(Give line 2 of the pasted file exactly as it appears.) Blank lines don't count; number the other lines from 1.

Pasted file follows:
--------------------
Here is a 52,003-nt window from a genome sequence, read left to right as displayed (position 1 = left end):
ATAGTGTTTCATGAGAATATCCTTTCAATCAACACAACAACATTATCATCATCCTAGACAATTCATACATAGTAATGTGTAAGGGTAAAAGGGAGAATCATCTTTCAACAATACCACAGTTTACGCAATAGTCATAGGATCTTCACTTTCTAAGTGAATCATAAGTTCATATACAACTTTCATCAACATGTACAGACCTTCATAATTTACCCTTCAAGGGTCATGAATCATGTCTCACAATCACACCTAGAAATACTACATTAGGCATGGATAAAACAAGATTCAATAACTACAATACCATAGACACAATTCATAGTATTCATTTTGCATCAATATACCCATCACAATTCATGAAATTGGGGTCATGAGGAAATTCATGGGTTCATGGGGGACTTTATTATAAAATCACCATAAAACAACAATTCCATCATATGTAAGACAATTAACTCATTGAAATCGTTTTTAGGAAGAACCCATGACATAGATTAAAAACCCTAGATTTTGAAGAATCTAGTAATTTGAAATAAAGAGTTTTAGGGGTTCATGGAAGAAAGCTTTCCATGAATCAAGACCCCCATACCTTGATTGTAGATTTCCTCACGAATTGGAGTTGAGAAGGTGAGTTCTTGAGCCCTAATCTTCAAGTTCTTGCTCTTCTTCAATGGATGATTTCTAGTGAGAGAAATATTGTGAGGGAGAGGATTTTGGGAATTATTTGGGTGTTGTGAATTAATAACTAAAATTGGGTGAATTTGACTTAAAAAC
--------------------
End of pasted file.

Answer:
ATAGTGTTTCATGAGAATATCCTTTCAATCAACACAACAACATTATCATCATCCTAGACAATTCATACATAGTAATGTGTAAGGGTAAAAGGGAGAATCATCTTTCAACAATACCACAGTTTACGCAATAGTCATAGGATCTTCACTTTCTAAGTGAATCATAAGTTCATATACAACTTTCATCAACATGTACAGACCTTCATAATTTACCCTTCAAGGGTCATGAATCATGTCTCACAATCACACCTAGAAATACTACATTAGGCATGGATAAAACAAGATTCAATAACTACAATACCATAGACACAATTCATAGTATTCATTTTGCATCAATATACCCATCACAATTCATGAAATTGGGGTCATGAGGAAATTCATGGGTTCATGGGGGACTTTATTATAAAATCACCATAAAACAACAATTCCATCATATGTAAGACAATTAACTCATTGAAATCGTTTTTAGGAAGAACCCATGACATAGATTAAAAACCCTAGATTTTGAAGAATCTAGTAATTTGAAATAAAGAGTTTTAGGGGTTCATGGAAGAAAGCTTTCCATGAATCAAGACCCCCATACCTTGATTGTAGATTTCCTCACGAATTGGAGTTGAGAAGGTGAGTTCTTGAGCCCTAATCTTCAAGTTCTTGCTCTTCTTCAATGGATGATTTCTAGTGAGAGAAATATTGTGAGGGAGAGGATTTTGGGAATTATTTGGGTGTTGTGAATTAATAACTAAAATTGGGTGAATTTGACTTAAAAAC